From ESA – Strategies & Activities
Thesis Spotlights – Negotiating Conventions: Cleanliness, Sustainability and Everyday Life
Tullia Jack, PhD, Sweden
Email: Tullia.jack [at] gmail.com, Tullia.jack [at] soc.lu.se
Institution: Lund University, Department of Sociology
Time: September 2013 – December 2018, date of defence: 19th of December 2018
Supervisors: Dr. Lisa Eklund and Prof. Christofer Edling
Funding: Scholarship for PhD studies from the Department of Sociology, Lund University
Cleanliness has seen a rapid increase in both developed and developing countries, along with a parallel rise in not only water and energy but also cleaning products consumed. Water and energy supply as well as dealing with waste are environmentally critical in securing a sustainable future. This dissertation aims to contribute to sustainability by providing new insights around how conventions change or stay stable. This knowledge will be useful in intervening and shifting conventions in more sustainable directions.
To get at cleanliness conventions this dissertation uses three main data sets. First, existing data sets such as time-use surveys as well as domestic water and energy consumption; second media representations of cleanliness in five popular Swedish magazines over the past thirty years; and finally focus-group discussions with fifty-seven participants about how media representations relate to everyday life. This data provides a multi-level exploration of cleanliness developments from the aggregated to the specific. By plotting the way that cleanliness has developed in Sweden over the past thirty years, as well as the media discourses and the way that people relate to these discourses, this thesis aims to gain a clearer understanding of how conventions come into existence, circulate and become accepted, and how to intervene and shift conventions in more sustainable directions.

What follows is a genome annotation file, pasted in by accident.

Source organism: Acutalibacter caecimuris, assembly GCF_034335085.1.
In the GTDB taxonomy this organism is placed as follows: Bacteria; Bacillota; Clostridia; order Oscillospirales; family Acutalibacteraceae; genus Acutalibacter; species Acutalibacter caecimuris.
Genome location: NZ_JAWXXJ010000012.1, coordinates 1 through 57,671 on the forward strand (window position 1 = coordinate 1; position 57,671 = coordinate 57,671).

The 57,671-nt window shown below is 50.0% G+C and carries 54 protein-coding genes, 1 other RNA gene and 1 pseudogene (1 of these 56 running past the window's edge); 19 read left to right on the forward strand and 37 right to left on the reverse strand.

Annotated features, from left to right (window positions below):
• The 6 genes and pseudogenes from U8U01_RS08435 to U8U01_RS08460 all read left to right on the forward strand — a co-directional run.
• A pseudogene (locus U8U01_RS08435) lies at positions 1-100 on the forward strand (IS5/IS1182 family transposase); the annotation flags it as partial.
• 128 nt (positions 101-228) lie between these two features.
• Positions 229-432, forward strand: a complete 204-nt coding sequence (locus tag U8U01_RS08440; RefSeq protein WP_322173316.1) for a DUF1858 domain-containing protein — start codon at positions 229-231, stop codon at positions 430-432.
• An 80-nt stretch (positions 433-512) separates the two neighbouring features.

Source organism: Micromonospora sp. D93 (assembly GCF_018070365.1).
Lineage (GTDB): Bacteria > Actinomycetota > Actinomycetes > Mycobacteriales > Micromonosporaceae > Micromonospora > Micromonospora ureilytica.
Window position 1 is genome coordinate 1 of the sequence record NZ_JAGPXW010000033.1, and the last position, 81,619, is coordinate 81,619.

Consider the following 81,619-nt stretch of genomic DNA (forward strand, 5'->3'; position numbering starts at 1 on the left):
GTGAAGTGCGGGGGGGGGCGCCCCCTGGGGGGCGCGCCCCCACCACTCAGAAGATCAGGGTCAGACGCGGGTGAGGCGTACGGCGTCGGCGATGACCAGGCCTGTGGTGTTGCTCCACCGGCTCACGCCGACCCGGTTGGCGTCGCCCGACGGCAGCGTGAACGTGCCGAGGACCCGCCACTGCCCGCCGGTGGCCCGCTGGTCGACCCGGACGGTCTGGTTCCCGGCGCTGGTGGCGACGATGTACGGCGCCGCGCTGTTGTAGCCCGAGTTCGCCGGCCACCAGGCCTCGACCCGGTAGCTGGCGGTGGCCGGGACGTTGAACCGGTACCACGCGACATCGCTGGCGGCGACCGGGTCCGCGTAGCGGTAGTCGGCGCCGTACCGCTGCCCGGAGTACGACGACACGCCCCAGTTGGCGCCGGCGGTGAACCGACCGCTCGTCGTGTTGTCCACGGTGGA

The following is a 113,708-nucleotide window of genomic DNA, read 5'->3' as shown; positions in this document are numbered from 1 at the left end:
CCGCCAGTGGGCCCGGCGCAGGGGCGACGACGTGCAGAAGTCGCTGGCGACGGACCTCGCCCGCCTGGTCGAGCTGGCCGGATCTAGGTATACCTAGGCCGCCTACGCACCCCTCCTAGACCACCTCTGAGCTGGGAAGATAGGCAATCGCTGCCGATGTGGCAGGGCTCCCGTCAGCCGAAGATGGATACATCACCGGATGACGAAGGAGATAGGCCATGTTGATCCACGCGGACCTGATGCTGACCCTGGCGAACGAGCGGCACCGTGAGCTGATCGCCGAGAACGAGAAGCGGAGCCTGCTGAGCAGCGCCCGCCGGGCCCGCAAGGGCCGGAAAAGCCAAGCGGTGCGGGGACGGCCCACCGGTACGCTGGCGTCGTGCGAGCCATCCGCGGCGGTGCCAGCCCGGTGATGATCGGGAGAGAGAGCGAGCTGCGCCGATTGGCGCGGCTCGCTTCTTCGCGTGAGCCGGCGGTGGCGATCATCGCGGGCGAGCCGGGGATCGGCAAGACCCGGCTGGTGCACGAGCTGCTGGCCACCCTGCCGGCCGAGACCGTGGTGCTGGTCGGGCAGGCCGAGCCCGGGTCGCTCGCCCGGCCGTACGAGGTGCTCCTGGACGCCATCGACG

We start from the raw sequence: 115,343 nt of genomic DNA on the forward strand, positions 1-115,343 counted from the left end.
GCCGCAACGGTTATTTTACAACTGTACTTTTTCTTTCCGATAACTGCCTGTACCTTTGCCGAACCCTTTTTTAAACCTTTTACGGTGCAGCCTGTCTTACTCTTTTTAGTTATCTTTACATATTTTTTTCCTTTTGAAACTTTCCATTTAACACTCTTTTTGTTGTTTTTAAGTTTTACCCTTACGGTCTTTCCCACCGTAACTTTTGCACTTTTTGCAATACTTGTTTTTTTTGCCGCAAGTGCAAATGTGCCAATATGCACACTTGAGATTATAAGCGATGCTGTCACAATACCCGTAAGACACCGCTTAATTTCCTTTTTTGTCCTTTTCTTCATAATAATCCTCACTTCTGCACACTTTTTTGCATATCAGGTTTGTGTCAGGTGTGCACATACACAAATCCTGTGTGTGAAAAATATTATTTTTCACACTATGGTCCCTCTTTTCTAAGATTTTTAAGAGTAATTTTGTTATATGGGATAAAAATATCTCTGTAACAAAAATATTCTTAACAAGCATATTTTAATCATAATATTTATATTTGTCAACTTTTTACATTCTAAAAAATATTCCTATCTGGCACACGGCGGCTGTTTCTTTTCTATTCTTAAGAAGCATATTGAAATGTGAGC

Cleanliness is a mundane issue, yet stills play a leading role in everyday life, quietly using water, energy and people’s time and has been increasing in Sweden since at least the 1980s. I argue that the media is part of this, not as a casual factor, but rather as a reflector and amplifier of various cleanliness practices. Media represent cleanliness, or hyper-cleanliness, as ideal while deviations are presented as shameful or even medical problems. These potentially oppressive representations are, however, not naïvely accepted in everyday life, but rather calibrated, as it is common knowledge that magazines show over-hyped perfection, and also criticised and resisted. Cleanliness is context driven and relational, so this dissertation argues that unsustainable increases in cleanliness that have led to intensifying water and energy consumption could be reversed by changing cleanliness conventions.
Investigating cleanliness conventions is important in understanding how resource consuming practices are shared and reproduced. This dissertation provides new insights into ways that media plays into how cleanliness conventions, and ways that people relate to – and resist – representations in everyday life are useful considerations when designing interventions into current collective conventions to steer everyday life in more sustainable directions.